The Power of a Woman’s Voice

Victorian painting of a lavish French opera.

Silence is a characteristic that is often expected of women. It makes women into whatever someone else wants them to be—a particular kind of pliability that is often required of women who wish to survive. Lilliet Berne, the orphan turned courtesan turned opera star living in late nineteenth century France, who serves as the protagonist of Alexander Chee’s novel The Queen of the Night, embodies the complicated interchange of power and weakness that accompanies silent women, while also serving as a exploration of a societal norm that has not gone away.

Berne, we learn, was born in Minnesota to a Scottish father and Swiss mother—the latter of whom is extremely religious. While Berne is clearly an astonishingly talented singer from a very young age, this talent is not, in Berne’s mother’s eyes, a gift. After Berne fails a Bible test, her mother ties a piece of velvet around Berne’s mouth as punishment. When Berne is allowed to sing again in church after finally passing her exam, she says:

I hadn’t sung in so long, the noise of my voice startled me, but it was there, not only undiminished, but perhaps even changed into something more powerful than before. I wanted more than anything to use it, but instead I held it back, tightening my throat slightly. I made a deliberately thin, weak noise that blended quietly, like the noise of another girl.

I could tell, for all I was trying to blend my voice, that my mother heard every effort. I stood out even now. But as the second chorus began, she looked over at me and nodded her head, pleased at last again.

Not long after, Berne pretends to have lost her voice entirely, much to her mother’s pleasure. She can, however, only go on so long with that pretense, and so she goes out to the far end of her family’s property to let loose. Her mother hears her and is not pleased; the ribbon goes on again, and in protest, Berne pretends to have had a fever and to have gone entirely mute. Soon after, everyone in her family but Berne falls ill of an actual fever and dies. Thus begins Berne’s belief in her voice being cursed, a belief that will follow her throughout the rest of The Queen of the Night.

Berne then leaves Minnesota to try to find her mother’s family in Lucerne, Switzerland, but instead ends up in Paris. Along the journey and throughout the remainder of the novel, Berne uses silence as a means of protection and a means of seduction. When Berne becomes a courtesan in Paris she notes that she had “tricks [that helped her] get by,” and that, “The less I told men, the better they thought they knew me.” Her silence then, “let…[her] be whatever or whomever they needed…[her] to be.” This is true, as well, when she becomes one of the most pursued and talented—and wealthy—opera singers of the late nineteenth century.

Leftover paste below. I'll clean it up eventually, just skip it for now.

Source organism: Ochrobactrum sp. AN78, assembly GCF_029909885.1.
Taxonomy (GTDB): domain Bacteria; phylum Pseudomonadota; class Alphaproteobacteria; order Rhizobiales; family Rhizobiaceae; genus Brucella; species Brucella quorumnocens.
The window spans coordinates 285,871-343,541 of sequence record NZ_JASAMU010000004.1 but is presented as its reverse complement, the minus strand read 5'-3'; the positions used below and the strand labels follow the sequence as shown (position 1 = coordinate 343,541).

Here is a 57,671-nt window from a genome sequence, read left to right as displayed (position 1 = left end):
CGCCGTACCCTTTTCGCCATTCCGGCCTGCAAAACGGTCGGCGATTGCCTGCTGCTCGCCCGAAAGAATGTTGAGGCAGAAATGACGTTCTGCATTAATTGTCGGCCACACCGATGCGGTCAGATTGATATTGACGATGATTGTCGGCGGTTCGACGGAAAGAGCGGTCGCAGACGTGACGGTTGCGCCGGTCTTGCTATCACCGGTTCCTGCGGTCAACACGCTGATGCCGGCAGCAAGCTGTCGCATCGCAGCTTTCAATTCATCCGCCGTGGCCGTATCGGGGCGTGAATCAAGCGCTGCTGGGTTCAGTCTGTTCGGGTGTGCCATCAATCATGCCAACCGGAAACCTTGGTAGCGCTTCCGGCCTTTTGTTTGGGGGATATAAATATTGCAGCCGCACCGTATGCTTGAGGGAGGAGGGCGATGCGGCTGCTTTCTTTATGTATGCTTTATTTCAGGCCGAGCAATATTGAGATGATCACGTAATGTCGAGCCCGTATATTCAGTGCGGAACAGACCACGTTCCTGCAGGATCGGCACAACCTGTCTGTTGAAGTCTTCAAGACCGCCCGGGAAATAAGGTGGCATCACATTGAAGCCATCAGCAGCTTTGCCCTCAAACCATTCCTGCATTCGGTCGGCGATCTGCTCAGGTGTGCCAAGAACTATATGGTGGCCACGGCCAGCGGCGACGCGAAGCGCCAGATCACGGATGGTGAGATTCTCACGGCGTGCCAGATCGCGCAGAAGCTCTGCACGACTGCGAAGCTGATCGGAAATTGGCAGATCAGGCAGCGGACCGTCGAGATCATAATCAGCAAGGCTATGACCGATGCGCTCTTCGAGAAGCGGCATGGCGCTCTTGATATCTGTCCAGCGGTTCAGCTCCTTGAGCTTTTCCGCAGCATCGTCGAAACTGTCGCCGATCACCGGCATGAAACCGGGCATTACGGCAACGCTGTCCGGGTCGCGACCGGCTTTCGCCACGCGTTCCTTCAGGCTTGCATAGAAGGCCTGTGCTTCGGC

Berne’s story is not unlike those of other courtesans of the time—women like Marie Duplessis, who was born to a family of poor Norman peasants, with an entirely different name, and finds her way to Paris after being sold to a seventy-year-old man at the age of fourteen by her father. Duplessis determined that her new role was better than the alternative—a shop girl, working for thirteen hours a day, six days a week for only twenty-two francs a month. She did very well for herself, in comparison to this other fate, and married into nobility.

Duplessis’s story is not the only one to which Berne’s has similarities—there are other stories upon which Chee likely based some of her story, as acknowledged in his extensive afterword. Cora Pearl, who makes an appearance in The Queen of the Night, along with La Païva and Apollonie Sabatier, other famous courtesans who found their way out of being kept women and into wealth, are models for Berne. In a way, all of these women, including Berne, are fantasies, both for their former clients and for us, the readers. The idea that a woman, living in an unjust society in which she is unlikely to break out of a system that requires her dependence on men—let alone become wealthy off of men’s predilections for varied sex—is seductive. These women appear to have escaped the confines of society’s expectations and, in doing so, fabulously clothed and bejeweled, speak to our own need to break free.

It is the stories of these lucky few that keep us going, even if their endings are far from ideal. The idea that maintaining the roles thrust upon us until we can assume our true forms, having bought real freedom, is one that is still pervasive; if we are lucky, these stories seem to say, we can use our silence to get the lives we want. But the end of these stories make clear that to have a voice is our actual strength—not a curse.